ACA Insurance

I have started a paddle club in my area. I am thinking of adding ACA insurance to cover certain events. Has anyone had to use the ACA insurance, after someone has gotten hurt? If so, was the ACA easy to work with, or did they tend drag their feet, processing the claim? Thanks.

Georgia Canoeing Association
carried ACA insurance for the Southeastern Slalom and Downriver races for decades, but as far as I know, we never had an incident where a claim had to be submitted.

What bothered me was that liability issues seemed to spill over onto our club trip schedule, where I felt they did not belong. I consider it totally unreasonable to regard a trip leader or club membership liable for incidents that might occur during club trips. But lawyers in our club disagreed.

ACA and club insurance
Last October I attended the inaugural ACA Swiftwater Rescue Conference in west North Carolina. There was considerable discussion the first evening regarding liability for paddle sports vendors and organizers, including a panel discussion with some of the top ACA instructor trainer educators, most of whom had been expert witnesses in civil liability lawsuits, Charlie Walbridge, Slim Ray, Les Bechdel, Will Leverette, and Mike Mather.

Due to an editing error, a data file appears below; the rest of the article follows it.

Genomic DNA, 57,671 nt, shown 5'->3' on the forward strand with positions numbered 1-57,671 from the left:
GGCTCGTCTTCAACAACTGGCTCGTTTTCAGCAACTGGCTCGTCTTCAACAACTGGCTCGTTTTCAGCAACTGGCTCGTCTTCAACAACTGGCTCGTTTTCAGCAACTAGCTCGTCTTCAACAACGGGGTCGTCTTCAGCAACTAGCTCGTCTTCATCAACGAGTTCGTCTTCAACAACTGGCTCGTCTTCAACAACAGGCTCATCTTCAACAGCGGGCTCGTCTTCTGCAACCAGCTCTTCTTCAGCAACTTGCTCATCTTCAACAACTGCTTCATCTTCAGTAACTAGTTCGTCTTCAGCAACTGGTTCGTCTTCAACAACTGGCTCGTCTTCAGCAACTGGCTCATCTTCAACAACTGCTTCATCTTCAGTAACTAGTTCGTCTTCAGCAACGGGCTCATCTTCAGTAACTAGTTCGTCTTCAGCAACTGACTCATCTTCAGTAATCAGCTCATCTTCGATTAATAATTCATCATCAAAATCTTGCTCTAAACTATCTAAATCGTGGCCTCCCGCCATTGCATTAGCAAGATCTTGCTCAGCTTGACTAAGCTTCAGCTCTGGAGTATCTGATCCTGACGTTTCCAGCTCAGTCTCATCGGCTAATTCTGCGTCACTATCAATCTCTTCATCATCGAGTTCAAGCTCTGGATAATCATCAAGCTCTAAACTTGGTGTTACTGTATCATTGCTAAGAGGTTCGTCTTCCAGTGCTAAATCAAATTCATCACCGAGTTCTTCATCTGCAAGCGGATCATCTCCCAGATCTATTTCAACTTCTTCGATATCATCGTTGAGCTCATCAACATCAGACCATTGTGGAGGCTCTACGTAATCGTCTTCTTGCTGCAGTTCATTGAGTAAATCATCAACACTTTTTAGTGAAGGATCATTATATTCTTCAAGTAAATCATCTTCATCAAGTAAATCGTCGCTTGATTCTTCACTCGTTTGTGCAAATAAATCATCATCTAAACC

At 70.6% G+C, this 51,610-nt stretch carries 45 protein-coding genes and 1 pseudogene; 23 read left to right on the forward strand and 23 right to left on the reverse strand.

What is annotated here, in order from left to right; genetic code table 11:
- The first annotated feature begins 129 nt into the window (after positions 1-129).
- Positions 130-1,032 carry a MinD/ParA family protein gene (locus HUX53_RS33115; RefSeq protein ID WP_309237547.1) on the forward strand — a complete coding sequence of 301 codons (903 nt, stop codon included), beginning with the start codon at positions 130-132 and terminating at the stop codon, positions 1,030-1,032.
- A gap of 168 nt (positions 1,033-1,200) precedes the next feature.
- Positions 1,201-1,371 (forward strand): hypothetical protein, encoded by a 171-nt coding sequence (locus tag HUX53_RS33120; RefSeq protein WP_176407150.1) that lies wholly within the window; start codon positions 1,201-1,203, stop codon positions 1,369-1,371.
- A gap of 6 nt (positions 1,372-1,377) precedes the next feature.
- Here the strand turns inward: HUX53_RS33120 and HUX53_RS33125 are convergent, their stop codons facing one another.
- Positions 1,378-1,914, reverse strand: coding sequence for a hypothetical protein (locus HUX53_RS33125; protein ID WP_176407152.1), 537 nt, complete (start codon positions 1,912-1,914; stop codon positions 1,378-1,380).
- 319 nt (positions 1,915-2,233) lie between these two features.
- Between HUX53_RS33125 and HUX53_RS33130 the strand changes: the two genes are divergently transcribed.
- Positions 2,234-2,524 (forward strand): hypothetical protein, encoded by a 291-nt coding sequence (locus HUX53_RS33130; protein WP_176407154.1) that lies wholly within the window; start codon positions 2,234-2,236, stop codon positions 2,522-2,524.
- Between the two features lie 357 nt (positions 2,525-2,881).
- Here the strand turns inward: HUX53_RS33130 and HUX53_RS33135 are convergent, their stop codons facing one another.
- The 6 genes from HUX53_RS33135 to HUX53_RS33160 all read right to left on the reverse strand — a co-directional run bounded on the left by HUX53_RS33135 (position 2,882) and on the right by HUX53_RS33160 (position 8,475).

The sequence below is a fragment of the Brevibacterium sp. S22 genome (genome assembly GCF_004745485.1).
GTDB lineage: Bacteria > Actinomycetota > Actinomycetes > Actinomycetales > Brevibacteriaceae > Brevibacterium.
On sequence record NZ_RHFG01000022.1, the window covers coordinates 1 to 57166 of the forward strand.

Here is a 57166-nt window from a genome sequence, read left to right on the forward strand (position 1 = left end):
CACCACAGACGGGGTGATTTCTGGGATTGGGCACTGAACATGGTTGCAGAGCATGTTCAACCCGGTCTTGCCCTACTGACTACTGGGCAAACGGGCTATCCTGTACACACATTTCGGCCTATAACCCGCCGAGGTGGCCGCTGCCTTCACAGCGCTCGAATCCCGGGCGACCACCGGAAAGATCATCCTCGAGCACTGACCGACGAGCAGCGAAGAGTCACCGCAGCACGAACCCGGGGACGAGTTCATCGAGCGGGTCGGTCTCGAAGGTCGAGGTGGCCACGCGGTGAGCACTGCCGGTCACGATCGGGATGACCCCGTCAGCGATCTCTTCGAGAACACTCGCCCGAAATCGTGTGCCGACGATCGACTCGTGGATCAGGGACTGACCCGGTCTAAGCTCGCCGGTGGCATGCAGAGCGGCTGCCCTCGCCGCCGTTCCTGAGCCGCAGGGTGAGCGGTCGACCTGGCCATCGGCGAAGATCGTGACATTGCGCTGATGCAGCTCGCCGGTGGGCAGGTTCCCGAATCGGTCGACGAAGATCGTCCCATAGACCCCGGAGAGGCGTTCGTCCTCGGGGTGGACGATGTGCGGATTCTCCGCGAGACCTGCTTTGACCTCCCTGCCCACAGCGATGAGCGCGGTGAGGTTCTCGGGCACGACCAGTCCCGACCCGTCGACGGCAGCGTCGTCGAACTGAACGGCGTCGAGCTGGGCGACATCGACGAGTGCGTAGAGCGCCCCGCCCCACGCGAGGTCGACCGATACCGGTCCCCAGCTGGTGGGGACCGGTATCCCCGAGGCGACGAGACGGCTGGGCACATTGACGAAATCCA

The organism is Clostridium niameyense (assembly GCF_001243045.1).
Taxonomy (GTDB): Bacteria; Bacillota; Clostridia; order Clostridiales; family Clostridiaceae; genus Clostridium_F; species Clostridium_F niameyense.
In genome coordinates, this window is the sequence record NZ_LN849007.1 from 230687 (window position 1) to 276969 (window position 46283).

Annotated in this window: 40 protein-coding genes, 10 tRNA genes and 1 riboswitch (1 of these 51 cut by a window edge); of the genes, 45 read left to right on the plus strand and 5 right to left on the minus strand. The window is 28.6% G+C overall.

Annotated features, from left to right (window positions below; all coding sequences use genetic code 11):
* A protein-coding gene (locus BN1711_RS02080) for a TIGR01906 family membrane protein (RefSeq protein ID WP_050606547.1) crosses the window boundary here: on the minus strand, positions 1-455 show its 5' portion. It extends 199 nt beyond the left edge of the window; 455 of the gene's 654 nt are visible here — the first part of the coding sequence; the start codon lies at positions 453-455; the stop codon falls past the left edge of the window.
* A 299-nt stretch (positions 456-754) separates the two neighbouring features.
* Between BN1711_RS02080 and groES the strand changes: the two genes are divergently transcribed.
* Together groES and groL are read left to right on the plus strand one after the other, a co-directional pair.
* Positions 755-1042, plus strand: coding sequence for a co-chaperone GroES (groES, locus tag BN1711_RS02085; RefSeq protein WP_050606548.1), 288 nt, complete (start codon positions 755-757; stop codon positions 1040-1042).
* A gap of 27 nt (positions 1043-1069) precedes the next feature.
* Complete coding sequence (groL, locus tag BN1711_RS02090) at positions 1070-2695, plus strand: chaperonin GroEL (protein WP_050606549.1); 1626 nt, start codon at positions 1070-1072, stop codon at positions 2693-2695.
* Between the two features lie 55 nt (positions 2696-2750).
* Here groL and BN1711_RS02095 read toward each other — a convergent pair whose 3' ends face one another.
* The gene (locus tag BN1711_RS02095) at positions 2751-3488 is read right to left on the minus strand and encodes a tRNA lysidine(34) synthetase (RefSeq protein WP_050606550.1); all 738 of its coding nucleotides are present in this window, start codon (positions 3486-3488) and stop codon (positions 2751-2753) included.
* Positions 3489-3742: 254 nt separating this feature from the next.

Most of the discussion entailed strategies that could be used by outfitters to minimize legal liability, and discussions of topics such as negligence, gross negligence, implied contracts, informed consent, and the “shared adventurer model”.

I asked the panel if any of them had ever been involved in, or even been aware, of a civil action in which a “trip leader” on a club paddling trip, or paddling club officers, had been held liable for injuries sustained in a club trip. None were. They agreed that in such instances the lack of a fiduciary relationship between trip participants and the trip leader (i.e. the paddlers had not hired or paid the leader) meant that the trip leader did not have an implied contract with the group that would render the leader liable.

I later asked Will Leverette (who had been involved most often as an expert witness for both plaintiff and defense) whether payment of annual club dues would constitute a fiduciary arrangement that would render club officers more likely to be liable for injuries. He was of the opinion that it would not.